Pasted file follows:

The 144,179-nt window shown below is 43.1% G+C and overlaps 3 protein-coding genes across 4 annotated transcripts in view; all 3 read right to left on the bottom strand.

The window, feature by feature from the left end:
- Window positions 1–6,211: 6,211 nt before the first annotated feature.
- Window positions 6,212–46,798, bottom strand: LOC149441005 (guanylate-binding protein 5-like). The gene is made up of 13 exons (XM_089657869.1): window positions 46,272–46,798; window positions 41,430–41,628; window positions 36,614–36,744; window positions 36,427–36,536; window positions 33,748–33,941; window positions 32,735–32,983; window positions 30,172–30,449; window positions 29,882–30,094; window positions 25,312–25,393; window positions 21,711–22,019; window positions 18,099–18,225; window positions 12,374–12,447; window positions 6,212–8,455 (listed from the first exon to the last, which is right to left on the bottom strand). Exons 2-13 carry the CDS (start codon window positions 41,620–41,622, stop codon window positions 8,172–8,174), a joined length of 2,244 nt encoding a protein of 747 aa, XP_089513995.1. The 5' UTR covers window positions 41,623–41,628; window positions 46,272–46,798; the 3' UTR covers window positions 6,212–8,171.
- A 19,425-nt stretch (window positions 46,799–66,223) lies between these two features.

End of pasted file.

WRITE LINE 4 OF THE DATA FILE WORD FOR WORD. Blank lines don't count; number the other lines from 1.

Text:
- Window positions 6,212–46,798, bottom strand: LOC149441005 (guanylate-binding protein 5-like). The gene is made up of 13 exons (XM_089657869.1): window positions 46,272–46,798; window positions 41,430–41,628; window positions 36,614–36,744; window positions 36,427–36,536; window positions 33,748–33,941; window positions 32,735–32,983; window positions 30,172–30,449; window positions 29,882–30,094; window positions 25,312–25,393; window positions 21,711–22,019; window positions 18,099–18,225; window positions 12,374–12,447; window positions 6,212–8,455 (listed from the first exon to the last, which is right to left on the bottom strand). Exons 2-13 carry the CDS (start codon window positions 41,620–41,622, stop codon window positions 8,172–8,174), a joined length of 2,244 nt encoding a protein of 747 aa, XP_089513995.1. The 5' UTR covers window positions 41,623–41,628; window positions 46,272–46,798; the 3' UTR covers window positions 6,212–8,171.